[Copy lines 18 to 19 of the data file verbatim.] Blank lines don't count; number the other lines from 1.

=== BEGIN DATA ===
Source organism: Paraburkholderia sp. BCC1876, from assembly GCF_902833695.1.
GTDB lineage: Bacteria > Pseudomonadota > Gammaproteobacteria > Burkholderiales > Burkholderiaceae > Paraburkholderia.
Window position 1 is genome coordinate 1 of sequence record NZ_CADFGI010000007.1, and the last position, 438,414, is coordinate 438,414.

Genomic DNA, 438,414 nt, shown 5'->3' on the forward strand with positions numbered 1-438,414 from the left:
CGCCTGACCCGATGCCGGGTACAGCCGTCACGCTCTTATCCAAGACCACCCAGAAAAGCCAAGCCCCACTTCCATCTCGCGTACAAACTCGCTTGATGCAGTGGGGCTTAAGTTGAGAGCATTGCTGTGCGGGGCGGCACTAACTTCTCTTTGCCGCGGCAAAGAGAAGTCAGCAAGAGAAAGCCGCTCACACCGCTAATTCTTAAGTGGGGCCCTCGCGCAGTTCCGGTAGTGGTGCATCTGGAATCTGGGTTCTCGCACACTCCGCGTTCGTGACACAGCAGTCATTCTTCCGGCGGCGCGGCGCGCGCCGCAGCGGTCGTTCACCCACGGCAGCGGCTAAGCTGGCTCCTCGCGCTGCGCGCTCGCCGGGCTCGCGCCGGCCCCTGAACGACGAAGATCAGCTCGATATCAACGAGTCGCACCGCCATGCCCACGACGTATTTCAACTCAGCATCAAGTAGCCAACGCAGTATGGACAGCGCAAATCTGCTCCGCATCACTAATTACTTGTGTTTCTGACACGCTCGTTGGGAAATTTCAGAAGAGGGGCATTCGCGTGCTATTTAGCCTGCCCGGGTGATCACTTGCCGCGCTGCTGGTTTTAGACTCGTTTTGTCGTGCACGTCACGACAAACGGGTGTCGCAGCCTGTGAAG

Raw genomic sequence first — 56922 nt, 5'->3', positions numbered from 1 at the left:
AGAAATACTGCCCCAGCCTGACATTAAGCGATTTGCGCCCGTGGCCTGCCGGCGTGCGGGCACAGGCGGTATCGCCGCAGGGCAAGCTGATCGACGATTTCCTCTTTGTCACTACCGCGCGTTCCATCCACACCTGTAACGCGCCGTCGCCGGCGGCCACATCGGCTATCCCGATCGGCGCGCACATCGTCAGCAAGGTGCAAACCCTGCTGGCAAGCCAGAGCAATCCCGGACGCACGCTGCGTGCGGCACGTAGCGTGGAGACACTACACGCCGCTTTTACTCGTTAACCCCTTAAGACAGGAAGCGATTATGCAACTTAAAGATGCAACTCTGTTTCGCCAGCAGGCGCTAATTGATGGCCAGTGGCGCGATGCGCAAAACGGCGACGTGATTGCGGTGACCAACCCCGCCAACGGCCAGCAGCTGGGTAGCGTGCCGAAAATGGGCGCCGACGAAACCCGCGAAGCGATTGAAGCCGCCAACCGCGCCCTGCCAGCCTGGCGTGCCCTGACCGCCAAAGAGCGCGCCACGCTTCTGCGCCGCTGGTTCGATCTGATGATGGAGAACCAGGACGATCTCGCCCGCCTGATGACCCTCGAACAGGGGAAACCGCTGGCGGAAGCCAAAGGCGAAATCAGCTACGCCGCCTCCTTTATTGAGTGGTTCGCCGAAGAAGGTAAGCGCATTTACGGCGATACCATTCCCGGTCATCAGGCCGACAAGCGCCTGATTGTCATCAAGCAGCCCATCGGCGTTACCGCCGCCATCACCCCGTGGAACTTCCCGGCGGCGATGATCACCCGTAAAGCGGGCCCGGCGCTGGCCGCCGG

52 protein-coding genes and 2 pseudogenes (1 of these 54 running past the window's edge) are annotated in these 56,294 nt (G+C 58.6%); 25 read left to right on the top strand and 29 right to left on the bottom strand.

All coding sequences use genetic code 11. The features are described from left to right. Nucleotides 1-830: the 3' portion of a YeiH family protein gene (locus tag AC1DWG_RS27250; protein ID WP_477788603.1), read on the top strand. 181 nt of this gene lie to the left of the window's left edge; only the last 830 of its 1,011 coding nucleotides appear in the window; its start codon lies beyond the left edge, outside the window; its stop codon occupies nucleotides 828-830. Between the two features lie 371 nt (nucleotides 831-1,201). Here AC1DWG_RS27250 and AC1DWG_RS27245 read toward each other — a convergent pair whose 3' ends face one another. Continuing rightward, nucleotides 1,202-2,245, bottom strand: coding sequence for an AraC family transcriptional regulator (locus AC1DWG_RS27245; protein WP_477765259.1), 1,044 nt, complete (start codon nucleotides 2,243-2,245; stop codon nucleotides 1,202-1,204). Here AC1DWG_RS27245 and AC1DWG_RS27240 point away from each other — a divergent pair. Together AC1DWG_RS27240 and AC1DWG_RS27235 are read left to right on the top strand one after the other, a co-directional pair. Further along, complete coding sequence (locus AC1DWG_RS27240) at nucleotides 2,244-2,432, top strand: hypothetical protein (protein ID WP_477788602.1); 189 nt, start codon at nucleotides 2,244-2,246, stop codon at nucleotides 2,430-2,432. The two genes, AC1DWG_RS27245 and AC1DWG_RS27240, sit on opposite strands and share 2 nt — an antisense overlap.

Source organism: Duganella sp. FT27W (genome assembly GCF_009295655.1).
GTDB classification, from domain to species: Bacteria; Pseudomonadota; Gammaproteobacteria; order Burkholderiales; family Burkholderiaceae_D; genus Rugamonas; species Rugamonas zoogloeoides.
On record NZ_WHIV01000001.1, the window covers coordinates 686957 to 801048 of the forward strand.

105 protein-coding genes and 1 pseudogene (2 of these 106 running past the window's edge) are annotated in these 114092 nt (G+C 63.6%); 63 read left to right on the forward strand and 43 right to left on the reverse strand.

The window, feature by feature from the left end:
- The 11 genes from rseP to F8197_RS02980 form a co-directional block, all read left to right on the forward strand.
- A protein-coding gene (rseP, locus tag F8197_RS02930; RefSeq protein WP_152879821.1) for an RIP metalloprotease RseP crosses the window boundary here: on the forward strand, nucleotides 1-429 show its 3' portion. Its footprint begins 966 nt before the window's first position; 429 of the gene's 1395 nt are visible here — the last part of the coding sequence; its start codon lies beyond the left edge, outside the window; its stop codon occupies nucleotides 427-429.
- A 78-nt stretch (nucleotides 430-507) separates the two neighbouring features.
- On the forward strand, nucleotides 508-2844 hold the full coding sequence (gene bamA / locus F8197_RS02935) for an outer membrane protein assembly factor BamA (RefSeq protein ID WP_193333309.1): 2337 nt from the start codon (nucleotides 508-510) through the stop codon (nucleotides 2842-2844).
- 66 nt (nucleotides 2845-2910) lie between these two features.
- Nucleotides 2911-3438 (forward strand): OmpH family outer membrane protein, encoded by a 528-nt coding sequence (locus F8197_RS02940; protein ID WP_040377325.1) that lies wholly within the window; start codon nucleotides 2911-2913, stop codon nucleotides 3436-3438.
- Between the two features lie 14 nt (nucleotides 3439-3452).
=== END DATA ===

- On the forward strand, nucleotides 508-2844 hold the full coding sequence (gene bamA / locus F8197_RS02935) for an outer membrane protein assembly factor BamA (RefSeq protein ID WP_193333309.1): 2337 nt from the start codon (nucleotides 508-510) through the stop codon (nucleotides 2842-2844).
- 66 nt (nucleotides 2845-2910) lie between these two features.